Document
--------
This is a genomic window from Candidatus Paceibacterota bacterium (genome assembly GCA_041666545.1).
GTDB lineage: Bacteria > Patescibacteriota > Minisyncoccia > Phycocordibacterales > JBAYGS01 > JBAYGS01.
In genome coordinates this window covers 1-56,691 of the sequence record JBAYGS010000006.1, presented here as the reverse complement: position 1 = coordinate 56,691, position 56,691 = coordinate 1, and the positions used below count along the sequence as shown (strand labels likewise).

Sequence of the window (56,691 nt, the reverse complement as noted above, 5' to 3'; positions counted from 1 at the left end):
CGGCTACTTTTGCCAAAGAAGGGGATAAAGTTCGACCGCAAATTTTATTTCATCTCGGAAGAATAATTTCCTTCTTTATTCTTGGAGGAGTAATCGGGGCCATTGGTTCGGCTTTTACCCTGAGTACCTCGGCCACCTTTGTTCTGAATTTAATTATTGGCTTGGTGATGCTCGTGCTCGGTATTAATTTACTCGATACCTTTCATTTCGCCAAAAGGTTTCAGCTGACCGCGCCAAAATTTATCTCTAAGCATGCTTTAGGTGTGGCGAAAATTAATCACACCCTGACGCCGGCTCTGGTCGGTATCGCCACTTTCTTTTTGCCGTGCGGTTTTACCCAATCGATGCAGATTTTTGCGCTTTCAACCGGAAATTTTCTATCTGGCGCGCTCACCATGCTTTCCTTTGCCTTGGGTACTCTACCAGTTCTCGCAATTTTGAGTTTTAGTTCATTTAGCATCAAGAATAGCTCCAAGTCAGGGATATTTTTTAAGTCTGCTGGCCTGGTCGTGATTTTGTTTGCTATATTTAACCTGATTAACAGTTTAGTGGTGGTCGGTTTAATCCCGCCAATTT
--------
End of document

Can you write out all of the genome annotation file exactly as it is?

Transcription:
This is a genomic window from Candidatus Paceibacterota bacterium (genome assembly GCA_041666545.1).
GTDB lineage: Bacteria > Patescibacteriota > Minisyncoccia > Phycocordibacterales > JBAYGS01 > JBAYGS01.
In genome coordinates this window covers 1-56,691 of the sequence record JBAYGS010000006.1, presented here as the reverse complement: position 1 = coordinate 56,691, position 56,691 = coordinate 1, and the positions used below count along the sequence as shown (strand labels likewise).

Sequence of the window (56,691 nt, the reverse complement as noted above, 5' to 3'; positions counted from 1 at the left end):
CGGCTACTTTTGCCAAAGAAGGGGATAAAGTTCGACCGCAAATTTTATTTCATCTCGGAAGAATAATTTCCTTCTTTATTCTTGGAGGAGTAATCGGGGCCATTGGTTCGGCTTTTACCCTGAGTACCTCGGCCACCTTTGTTCTGAATTTAATTATTGGCTTGGTGATGCTCGTGCTCGGTATTAATTTACTCGATACCTTTCATTTCGCCAAAAGGTTTCAGCTGACCGCGCCAAAATTTATCTCTAAGCATGCTTTAGGTGTGGCGAAAATTAATCACACCCTGACGCCGGCTCTGGTCGGTATCGCCACTTTCTTTTTGCCGTGCGGTTTTACCCAATCGATGCAGATTTTTGCGCTTTCAACCGGAAATTTTCTATCTGGCGCGCTCACCATGCTTTCCTTTGCCTTGGGTACTCTACCAGTTCTCGCAATTTTGAGTTTTAGTTCATTTAGCATCAAGAATAGCTCCAAGTCAGGGATATTTTTTAAGTCTGCTGGCCTGGTCGTGATTTTGTTTGCTATATTTAACCTGATTAACAGTTTAGTGGTGGTCGGTTTAATCCCGCCAATTT